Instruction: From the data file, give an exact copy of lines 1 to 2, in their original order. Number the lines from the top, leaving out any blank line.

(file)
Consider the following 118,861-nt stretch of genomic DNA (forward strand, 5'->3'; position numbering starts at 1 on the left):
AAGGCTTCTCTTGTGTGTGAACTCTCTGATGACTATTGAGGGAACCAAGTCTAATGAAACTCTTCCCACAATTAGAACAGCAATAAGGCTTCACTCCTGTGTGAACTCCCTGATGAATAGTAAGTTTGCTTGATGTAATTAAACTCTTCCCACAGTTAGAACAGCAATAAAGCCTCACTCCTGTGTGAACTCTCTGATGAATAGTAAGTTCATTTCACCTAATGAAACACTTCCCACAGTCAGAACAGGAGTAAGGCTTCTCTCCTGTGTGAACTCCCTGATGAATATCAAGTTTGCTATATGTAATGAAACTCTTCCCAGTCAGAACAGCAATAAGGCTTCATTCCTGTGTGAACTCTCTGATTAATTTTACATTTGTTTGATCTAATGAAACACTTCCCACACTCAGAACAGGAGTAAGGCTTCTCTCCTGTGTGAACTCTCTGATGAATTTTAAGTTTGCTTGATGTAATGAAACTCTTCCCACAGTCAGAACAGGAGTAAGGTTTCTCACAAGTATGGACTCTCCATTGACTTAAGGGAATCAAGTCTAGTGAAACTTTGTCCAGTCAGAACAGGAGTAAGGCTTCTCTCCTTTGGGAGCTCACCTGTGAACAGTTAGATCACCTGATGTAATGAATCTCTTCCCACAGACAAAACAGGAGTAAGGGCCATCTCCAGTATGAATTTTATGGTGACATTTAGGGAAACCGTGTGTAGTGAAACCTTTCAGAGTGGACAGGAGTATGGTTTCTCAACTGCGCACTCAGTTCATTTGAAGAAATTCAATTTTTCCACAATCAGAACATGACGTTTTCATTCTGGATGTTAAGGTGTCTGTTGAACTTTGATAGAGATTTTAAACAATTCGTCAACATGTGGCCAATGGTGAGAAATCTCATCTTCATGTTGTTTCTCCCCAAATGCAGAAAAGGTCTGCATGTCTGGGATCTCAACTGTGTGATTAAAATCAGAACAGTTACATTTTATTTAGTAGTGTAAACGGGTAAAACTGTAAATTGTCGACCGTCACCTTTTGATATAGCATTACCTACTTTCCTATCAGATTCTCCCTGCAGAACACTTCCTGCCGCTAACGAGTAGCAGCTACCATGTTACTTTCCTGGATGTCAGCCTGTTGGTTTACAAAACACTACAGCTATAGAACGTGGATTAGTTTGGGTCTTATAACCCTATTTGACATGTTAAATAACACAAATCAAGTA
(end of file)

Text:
Consider the following 118,861-nt stretch of genomic DNA (forward strand, 5'->3'; position numbering starts at 1 on the left):
AAGGCTTCTCTTGTGTGTGAACTCTCTGATGACTATTGAGGGAACCAAGTCTAATGAAACTCTTCCCACAATTAGAACAGCAATAAGGCTTCACTCCTGTGTGAACTCCCTGATGAATAGTAAGTTTGCTTGATGTAATTAAACTCTTCCCACAGTTAGAACAGCAATAAAGCCTCACTCCTGTGTGAACTCTCTGATGAATAGTAAGTTCATTTCACCTAATGAAACACTTCCCACAGTCAGAACAGGAGTAAGGCTTCTCTCCTGTGTGAACTCCCTGATGAATATCAAGTTTGCTATATGTAATGAAACTCTTCCCAGTCAGAACAGCAATAAGGCTTCATTCCTGTGTGAACTCTCTGATTAATTTTACATTTGTTTGATCTAATGAAACACTTCCCACACTCAGAACAGGAGTAAGGCTTCTCTCCTGTGTGAACTCTCTGATGAATTTTAAGTTTGCTTGATGTAATGAAACTCTTCCCACAGTCAGAACAGGAGTAAGGTTTCTCACAAGTATGGACTCTCCATTGACTTAAGGGAATCAAGTCTAGTGAAACTTTGTCCAGTCAGAACAGGAGTAAGGCTTCTCTCCTTTGGGAGCTCACCTGTGAACAGTTAGATCACCTGATGTAATGAATCTCTTCCCACAGACAAAACAGGAGTAAGGGCCATCTCCAGTATGAATTTTATGGTGACATTTAGGGAAACCGTGTGTAGTGAAACCTTTCAGAGTGGACAGGAGTATGGTTTCTCAACTGCGCACTCAGTTCATTTGAAGAAATTCAATTTTTCCACAATCAGAACATGACGTTTTCATTCTGGATGTTAAGGTGTCTGTTGAACTTTGATAGAGATTTTAAACAATTCGTCAACATGTGGCCAATGGTGAGAAATCTCATCTTCATGTTGTTTCTCCCCAAATGCAGAAAAGGTCTGCATGTCTGGGATCTCAACTGTGTGATTAAAATCAGAACAGTTACATTTTATTTAGTAGTGTAAACGGGTAAAACTGTAAATTGTCGACCGTCACCTTTTGATATAGCATTACCTACTTTCCTATCAGATTCTCCCTGCAGAACACTTCCTGCCGCTAACGAGTAGCAGCTACCATGTTACTTTCCTGGATGTCAGCCTGTTGGTTTACAAAACACTACAGCTATAGAACGTGGATTAGTTTGGGTCTTATAACCCTATTTGACATGTTAAATAACACAAATCAAGTA